A new approach by Forward AM and OECHSLER, a leading German polymer processing company, enables humans and cobots to share a workspace without any safety risks and manufacturing companies to keep productivity constantly high.

How? By adding a new layer to the current solution – literally. A thin, high cushioning second ‘skin layer’ is wrapped around the cobot’s joints. Using Forward AM’s Ultrasint® TPU01 to 3D print the RoboSkin enables a flexible and individualized lattice structure. Ultrasint® TPU01 is a thermoplastic polyurethane powder specifically designed for HP 5200 series Multi Jet Fusion printers. This flexible material is ideal for producing parts requiring high shock absorption at excellent flexibility depending on the functional requirements of the application, making it the perfect match for the cobot’s protective skin and its cushioning function.

The benefits of the lattice RoboSkin are manifold. Putting safety first, it reduces the risk of injuries to human workers interacting with the cobot. At the same time, production speed can be increased strikingly: Since the collision forces and pressures are highly damped by the RoboSkin, the cobot’s speed can accordingly be higher up to 150 percent– thus enabling increased productivity for the manufacturer.

The overall handling of the skin is easy: Because the RoboSkin works as a mechanical collision buffer, it requires no additional sensors, just the TPU layer that takes up only minimal installation space and is mounted with an easy system. Moreover, the lattice design of the skin is easily, rapidly and cost-effectively adaptable to every cobot type, thanks to the advantages of 3D printing. In production halls, cobots are often deployed at different workstations. The RoboSkin eliminates the need for dismantling, re-assembly and re-calibration, thus saving time and cost.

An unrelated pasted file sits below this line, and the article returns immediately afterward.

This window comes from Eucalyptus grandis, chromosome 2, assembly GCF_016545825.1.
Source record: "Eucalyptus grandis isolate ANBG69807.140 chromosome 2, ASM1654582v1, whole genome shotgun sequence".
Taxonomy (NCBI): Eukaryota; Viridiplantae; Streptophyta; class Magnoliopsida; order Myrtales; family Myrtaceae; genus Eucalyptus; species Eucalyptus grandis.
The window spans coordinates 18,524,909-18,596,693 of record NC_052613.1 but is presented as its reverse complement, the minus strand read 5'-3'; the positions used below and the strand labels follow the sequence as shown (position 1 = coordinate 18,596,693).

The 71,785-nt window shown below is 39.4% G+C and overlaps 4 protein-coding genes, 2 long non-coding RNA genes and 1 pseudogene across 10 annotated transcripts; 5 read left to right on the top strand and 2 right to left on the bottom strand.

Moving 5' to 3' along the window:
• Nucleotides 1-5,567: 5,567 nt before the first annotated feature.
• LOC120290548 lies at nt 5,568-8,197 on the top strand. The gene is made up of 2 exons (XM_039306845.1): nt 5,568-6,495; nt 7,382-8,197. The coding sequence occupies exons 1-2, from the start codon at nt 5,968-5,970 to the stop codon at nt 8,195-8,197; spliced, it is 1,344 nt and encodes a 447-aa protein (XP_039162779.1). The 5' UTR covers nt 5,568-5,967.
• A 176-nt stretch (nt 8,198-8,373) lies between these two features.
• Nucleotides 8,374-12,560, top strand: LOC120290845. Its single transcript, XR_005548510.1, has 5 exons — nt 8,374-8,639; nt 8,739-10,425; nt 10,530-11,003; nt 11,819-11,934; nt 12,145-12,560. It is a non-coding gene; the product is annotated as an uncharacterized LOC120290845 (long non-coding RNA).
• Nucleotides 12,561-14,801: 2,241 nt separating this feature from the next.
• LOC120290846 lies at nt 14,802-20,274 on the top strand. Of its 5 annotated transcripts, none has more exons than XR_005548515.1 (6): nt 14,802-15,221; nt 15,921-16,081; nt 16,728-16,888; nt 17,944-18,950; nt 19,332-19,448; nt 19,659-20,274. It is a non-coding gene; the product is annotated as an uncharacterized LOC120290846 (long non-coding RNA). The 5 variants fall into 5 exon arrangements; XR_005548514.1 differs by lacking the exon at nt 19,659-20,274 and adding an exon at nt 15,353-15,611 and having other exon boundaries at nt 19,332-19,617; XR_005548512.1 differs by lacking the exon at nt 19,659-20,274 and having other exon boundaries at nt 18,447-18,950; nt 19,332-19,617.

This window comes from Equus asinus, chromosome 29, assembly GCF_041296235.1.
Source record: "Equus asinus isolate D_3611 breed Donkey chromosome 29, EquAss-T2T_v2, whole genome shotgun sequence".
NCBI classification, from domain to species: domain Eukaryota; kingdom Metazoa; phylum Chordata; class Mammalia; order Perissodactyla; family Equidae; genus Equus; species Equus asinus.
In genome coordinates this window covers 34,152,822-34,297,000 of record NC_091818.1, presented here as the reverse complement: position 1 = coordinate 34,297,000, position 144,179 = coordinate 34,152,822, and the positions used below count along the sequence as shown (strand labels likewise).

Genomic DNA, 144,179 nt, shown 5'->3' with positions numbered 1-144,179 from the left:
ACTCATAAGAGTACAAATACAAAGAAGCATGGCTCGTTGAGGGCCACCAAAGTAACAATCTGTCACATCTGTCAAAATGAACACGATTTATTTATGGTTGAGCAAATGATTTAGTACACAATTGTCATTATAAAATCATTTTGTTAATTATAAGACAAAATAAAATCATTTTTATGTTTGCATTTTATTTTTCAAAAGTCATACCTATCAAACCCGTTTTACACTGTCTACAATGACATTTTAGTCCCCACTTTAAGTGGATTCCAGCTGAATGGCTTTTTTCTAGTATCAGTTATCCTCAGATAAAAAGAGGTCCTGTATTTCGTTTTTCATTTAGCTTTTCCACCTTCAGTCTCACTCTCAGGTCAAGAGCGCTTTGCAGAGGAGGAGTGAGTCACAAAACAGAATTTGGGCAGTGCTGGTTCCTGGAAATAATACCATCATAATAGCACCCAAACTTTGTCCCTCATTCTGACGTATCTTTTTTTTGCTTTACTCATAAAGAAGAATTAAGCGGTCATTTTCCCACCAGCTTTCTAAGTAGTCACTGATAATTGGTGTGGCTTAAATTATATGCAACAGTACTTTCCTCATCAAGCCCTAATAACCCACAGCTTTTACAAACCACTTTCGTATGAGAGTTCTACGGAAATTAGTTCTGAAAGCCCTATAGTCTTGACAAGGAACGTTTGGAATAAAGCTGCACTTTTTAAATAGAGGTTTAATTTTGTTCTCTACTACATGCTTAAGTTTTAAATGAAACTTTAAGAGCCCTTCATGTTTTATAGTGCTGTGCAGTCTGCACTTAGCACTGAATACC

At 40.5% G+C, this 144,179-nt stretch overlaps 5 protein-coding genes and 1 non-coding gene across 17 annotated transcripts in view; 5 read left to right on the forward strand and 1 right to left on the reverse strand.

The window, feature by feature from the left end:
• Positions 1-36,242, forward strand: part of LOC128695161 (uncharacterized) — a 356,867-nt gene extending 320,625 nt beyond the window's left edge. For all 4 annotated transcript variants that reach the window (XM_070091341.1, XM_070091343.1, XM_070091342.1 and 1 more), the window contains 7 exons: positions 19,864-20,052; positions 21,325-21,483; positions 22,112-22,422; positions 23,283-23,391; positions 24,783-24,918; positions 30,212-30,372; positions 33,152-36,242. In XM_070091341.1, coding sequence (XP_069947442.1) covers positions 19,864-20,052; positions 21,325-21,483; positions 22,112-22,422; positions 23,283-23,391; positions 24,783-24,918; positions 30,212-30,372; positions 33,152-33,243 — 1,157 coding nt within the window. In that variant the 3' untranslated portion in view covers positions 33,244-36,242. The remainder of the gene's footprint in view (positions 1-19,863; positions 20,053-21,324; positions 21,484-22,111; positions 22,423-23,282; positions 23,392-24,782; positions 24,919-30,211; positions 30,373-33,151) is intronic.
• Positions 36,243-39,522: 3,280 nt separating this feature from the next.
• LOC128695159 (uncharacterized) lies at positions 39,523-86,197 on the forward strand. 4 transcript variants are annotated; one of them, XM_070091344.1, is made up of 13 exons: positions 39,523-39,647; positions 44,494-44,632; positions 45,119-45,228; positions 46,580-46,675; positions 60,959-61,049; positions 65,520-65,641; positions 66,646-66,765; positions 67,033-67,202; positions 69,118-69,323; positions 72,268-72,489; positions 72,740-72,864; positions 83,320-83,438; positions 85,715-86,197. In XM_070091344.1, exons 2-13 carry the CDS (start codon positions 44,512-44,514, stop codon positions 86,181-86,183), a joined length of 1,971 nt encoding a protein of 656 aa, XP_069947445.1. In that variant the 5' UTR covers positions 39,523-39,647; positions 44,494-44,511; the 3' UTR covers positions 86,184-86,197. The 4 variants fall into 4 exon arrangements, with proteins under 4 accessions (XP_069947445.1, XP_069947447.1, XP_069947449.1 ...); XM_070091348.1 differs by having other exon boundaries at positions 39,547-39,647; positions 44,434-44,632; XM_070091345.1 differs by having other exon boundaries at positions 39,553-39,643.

An additional benefit of the lattice structure is that it acts as permeable skin, preventing heat accumulation thanks to its open structure. What’s more, it serves as an isolating layer as it covers the cobot’s supply hoses and wires. At the same time, it works without restricting the cobot’s movements, overheating, additional sensors, or work area surveillance.

“The RoboSkin solves a complex problem with a seemingly simple solution, enabling the end user to optimize the productivity of the human-robot-collaboration application. With AM, we can offer a configurable soft skin according to the safety needs at reasonable pricing – and which is reliable, easy to handle, lightweight, space-saving and permeable to ensure profitable performance.”

Meike Wischgoll, Program Manager, OECHSLER

Together, OECHSLER and Forward AM are enabling a solution that delivers a significant increase in safety and productivity. Harnessing the advantages of AM, human workers and cobots can work together at minimum risk of injury while maximizing productivity.

Have we sparked your interest? Get in touch and dress up your cobot with our innovative RoboSkin!

For more information about OECHSLER and its solutions in Additive Manufacturing, head over here.